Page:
Use in aromatherapy: The presence of limonene and α-pinene give an uplifting, stimulating and refreshing fragrance to bergamot oil. Diffusion of the oil is known to clear anxiety and negative emotions. It is also used in massage oils and body lotions.

Botany and grow it yourself


The Bergamot orange is an evergreen tree that belongs to the family Rutaceae. The tree grows to a height of 12-16 feet. The leaves are dark green, glossy and large.

In the Mediterranean, the tree blooms in the months of April to May with small, white, five-petalled flowers dotting the dark green foliage. These develop into pear-shaped fruits that are initially green and turn yellow and rounder upon ripening. Fruit are generally harvested from November till January to February4.

Citrus aurantium ssp. bergamia is grown from seeds or cuttings. The tree grows best in dry mild winters and moderately wet summers. In the winter, the fruit must be protected from frost. Calcareous, alluvial soil such as that found in Calabria seems to nurture the trees with the best yields of essential oil. Fruit appear only after three years of grafting and take up to 12 years to mature fully. A mature tree can bear fruit to yield up to 1kg of essential oil. The tree has a life-span of 70-80 years after which the ability to bear fruit declines5.


Terpene: A class of volatile aromatic compound characterised by the presence of two isoprene units (4-carbon units with alternating double bonds). Pinene (from pine), myrcene (from hops), limonene (from citrus fruits) and linalool (from lavender) are monoterpenes.

Furanocoumarin: Furanocoumarins are a class of fused ring compounds. A furan (5-membered oxygen-containing ring) is fused with coumarin (a benzopyranone). The three ring molecule has a pleasant fragrance but is also responsible for phototoxicity.

Cicatrizant: A cicatrizant is a medication that promotes the formation of a cicatrix – the healing tissue over a wound or break in the skin.

Read about the five simple steps of the griffin+row skincare system: 1 Cleanse     2 Exfoliate     3 Hydrate     4 Nourish     5 Enrich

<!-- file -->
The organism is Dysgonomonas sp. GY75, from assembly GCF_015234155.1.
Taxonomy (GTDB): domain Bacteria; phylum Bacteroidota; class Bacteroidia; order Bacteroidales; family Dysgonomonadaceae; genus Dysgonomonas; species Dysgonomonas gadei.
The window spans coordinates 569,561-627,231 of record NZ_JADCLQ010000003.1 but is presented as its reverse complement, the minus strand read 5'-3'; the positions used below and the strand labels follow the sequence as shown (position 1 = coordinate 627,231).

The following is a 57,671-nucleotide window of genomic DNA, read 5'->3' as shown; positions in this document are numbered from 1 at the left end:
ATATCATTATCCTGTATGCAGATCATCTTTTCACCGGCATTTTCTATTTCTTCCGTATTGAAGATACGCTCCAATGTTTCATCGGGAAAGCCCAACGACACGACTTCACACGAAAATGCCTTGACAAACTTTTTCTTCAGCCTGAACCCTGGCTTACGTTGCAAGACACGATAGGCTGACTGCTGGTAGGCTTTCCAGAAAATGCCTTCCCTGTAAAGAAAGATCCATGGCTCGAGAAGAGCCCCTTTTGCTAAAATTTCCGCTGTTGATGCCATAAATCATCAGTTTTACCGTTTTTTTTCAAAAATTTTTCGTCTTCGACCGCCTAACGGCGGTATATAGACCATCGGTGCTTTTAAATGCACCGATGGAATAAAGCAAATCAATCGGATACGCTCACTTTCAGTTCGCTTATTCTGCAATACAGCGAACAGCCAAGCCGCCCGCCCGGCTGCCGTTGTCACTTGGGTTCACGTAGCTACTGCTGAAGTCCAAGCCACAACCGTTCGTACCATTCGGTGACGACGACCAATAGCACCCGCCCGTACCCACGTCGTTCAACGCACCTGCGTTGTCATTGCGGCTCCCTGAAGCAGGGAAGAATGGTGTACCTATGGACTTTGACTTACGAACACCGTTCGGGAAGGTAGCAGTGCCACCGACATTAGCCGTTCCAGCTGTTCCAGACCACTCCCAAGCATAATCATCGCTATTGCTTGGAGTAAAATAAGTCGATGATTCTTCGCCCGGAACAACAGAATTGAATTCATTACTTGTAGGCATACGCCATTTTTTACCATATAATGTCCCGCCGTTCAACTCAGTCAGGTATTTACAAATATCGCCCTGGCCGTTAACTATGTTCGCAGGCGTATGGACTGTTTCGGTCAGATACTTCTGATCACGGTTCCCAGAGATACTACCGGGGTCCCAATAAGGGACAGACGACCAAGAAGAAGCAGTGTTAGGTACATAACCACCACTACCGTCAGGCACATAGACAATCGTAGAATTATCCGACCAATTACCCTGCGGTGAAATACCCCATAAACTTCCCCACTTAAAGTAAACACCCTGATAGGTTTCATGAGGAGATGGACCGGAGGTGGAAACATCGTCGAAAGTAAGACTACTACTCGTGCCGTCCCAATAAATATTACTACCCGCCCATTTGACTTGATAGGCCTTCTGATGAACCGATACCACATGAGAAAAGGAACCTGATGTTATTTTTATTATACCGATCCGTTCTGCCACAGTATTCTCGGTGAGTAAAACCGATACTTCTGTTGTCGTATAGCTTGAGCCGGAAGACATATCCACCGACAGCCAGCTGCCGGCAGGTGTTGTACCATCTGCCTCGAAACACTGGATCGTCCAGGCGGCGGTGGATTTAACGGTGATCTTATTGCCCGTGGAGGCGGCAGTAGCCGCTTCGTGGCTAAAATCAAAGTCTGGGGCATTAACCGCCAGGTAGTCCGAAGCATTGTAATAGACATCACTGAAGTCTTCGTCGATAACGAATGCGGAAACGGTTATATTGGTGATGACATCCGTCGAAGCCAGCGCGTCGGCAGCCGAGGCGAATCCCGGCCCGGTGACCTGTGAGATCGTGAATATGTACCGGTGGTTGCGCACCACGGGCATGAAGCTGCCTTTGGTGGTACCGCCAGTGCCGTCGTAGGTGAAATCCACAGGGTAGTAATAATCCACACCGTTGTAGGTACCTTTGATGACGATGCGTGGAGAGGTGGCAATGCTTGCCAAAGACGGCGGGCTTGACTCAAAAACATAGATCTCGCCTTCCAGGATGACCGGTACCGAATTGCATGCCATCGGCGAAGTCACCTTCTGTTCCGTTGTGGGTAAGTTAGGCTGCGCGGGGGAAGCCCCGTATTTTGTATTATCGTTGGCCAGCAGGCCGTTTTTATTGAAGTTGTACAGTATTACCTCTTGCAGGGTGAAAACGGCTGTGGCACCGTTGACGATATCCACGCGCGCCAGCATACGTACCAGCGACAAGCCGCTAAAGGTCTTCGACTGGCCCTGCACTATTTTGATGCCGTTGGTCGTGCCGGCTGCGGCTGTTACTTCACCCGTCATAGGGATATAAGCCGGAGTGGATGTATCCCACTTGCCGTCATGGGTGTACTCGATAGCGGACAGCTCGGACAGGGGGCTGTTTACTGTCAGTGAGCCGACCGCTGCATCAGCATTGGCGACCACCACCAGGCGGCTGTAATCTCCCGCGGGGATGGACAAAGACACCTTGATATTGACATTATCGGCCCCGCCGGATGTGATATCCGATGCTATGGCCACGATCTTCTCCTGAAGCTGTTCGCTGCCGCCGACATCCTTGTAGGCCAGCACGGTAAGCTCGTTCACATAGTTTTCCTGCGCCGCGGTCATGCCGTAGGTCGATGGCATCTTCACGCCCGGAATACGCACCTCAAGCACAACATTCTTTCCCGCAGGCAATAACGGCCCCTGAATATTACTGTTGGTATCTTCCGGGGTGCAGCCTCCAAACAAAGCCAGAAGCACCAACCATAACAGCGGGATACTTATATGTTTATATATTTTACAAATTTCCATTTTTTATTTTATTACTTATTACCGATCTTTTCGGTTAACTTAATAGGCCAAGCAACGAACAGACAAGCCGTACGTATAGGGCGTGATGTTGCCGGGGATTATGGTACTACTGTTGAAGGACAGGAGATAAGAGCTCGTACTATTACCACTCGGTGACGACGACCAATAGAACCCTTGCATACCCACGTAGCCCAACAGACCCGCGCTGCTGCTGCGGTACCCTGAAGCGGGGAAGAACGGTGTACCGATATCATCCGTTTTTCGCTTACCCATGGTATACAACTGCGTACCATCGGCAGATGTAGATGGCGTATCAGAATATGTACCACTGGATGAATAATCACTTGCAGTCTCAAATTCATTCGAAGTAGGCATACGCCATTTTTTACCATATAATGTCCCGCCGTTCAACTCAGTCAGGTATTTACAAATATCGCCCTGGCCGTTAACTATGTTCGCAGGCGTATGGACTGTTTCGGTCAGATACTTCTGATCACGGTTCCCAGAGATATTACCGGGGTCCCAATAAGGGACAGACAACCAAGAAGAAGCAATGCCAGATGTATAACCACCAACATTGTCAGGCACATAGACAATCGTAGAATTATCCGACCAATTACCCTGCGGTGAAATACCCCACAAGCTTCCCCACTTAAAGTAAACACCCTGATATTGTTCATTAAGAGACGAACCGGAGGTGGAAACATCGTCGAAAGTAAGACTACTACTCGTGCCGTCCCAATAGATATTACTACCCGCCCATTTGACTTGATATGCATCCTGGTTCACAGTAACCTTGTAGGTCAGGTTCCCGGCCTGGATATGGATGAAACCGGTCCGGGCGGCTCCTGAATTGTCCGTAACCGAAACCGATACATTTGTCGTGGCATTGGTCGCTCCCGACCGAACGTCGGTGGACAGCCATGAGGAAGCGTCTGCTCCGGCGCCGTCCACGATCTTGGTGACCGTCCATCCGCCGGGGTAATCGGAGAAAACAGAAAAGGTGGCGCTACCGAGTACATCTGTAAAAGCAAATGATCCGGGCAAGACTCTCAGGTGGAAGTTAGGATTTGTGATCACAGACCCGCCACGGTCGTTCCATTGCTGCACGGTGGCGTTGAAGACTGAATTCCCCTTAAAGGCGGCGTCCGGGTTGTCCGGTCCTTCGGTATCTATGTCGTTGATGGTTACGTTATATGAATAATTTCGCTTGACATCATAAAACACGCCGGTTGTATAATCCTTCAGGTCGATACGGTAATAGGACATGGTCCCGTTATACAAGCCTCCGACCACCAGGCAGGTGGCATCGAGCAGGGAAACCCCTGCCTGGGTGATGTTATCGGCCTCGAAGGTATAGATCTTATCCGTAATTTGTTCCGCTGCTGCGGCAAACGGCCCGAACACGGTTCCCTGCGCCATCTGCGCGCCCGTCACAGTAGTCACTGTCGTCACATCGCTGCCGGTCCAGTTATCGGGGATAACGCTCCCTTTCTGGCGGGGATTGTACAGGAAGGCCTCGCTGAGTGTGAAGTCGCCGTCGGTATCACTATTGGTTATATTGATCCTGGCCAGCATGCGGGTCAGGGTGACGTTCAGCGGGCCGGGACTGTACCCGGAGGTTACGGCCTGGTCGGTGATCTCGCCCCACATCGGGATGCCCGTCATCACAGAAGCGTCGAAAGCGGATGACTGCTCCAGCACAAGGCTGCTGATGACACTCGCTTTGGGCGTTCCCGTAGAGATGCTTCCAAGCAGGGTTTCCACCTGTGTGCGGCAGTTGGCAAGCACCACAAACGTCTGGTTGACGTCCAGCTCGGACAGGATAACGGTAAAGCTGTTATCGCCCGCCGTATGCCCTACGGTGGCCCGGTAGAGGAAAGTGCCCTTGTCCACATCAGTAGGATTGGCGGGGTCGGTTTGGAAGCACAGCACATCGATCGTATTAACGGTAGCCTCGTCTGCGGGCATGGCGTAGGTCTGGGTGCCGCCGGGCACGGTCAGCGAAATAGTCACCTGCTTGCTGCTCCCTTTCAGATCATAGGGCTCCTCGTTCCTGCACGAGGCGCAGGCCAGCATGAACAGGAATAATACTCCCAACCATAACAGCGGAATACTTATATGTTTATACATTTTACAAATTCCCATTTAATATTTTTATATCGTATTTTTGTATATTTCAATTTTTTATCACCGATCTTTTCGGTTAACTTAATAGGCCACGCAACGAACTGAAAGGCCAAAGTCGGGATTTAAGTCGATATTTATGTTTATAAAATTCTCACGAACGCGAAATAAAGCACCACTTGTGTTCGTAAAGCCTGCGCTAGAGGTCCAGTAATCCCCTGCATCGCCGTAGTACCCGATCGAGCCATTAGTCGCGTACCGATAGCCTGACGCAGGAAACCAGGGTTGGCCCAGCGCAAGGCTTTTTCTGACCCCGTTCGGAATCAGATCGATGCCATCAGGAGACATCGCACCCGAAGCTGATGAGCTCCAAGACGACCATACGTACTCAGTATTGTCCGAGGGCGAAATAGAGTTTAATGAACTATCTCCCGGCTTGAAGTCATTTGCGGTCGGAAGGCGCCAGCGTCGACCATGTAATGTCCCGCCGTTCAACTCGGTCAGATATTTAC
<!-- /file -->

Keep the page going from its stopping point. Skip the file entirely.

griffin+row starter kit

Each griffin+row product has a particular role and prepares the skin for the next skincare step. Products work best when used together. The griffin+row starter kit includes the complete system, with everything you need packed in a convenient bonus bag.


References and sources

  1. Viuda-Martos, M., Ruiz-Navajas, Y., Fernandez-Lopez, J. and
  2. Perez-Alvarez, J. (2008) Antifungal activity of lemon
  3. Blasing U. (2005). Turkish armut “pear” Remarks on the Etymology and Geo-Linguistic Distribution of an Oriental Fruit Name. Türk Dilleri Araştırmaları. 15: 5-18.
  4. Krippner S, Budden A, Bova M and Galante R. (2003).The indigenous healing tradition in Calabria, Italy. Retrieved from (15th July, 2017).
  5. The history of Earl Grey, the English Bergamot tea. (2014). Retrieved from (14th July, 2017).
  6. A trip through the Bergamot fields. (2016). Retrieved from (14th July, 2017).
  7. All about Bergamot oil. (2017).Retrieved from (14th July, 2017).
  8. Tagarelli G., Tagarelli A. and Piro, A. (2010). Folk medicine used to heal malaria in Calabria (southern Italy). Journal of Ethnobiology and Ethnomedicine, 6, 27-43.
  9. Unveiling its past- Bergamot essential oil. (2012). Retrieved from (14th July, 2017).
  10. Bergamot oil- Italian wonder. (2012). Retrieved from (14th July, 2017).
  11. Farina 1709 Eau de Cologne. Retrieved from (17th July, 2017).
  12. All about Bergamot oil. (2017). Retrieved from (14Th July, 2017).
  13. Mollace V, Sacco I, Janda E, Malara C, Ventrice D, Colica C, Visalli V, Muscoli S, Magusa S, Muscoli C and Rotirotia RF. (2011). Hypolipemic and hypoglycaemic activity of bergamot polyphenols: from animal models to human studies.Fitoterapia 82:309–316.
  14. Navarra M, Mannucci C, Delbò M and Calapai, G. (2015). Citrus bergamia essential oil: from basic research to clinical application. Frontiers in Pharmacology. 6: 36-43.
  15. Mannucci C, Navarra M, Calapai F, Squeri R, Gangemi S, Calapai G. (2017). Clinical pharmacology of Citrus bergamia: A systematic review. Phytotherapy Research. 31(1):27-39.
  16. Committee of Herbal Medicinal products. (2011) Assessment report on Citrus bergamia Risso et Poiteau Atheroleum. European Medicines Agency. Retrieved from” rel=”nofollow”> (15th July, 2017).
  17. Belsito EL, Carbone C, Di Gioia ML, Leggio A, Liguori A, Perri F, Siciliano C, Viscomi MC.(2007). Comparison of the volatile constituents in cold-pressed bergamot oil and a volatile oil isolated by vacuum distillation. Journal of Agricultural and Food Chemistry. 55(19):7847-51.
  18. Fisher K and Phillips CA. (2006). The effect of lemon, orange and bergamotessential oils and their components on the survival of Campylobacter jejuni, Escherichia coli O157, Listeria monocytogenes, Bacillus cereus and Staphylococcus aureus in vitro and in food systems.Journal of applied microbiology. 101(6):1232-1240.
  19. Swamy MK, Akhtar MS and Sinniah UR. (2016). Antimicrobial properties of plant essential oils against human pathogens and their mode of action: An updated review. Evidence-Based Complementary and Alternative Medicine : eCAM2016, 3012462.
  20. History of Bergamot. (2016). Retrieved from (July 14th, 2017).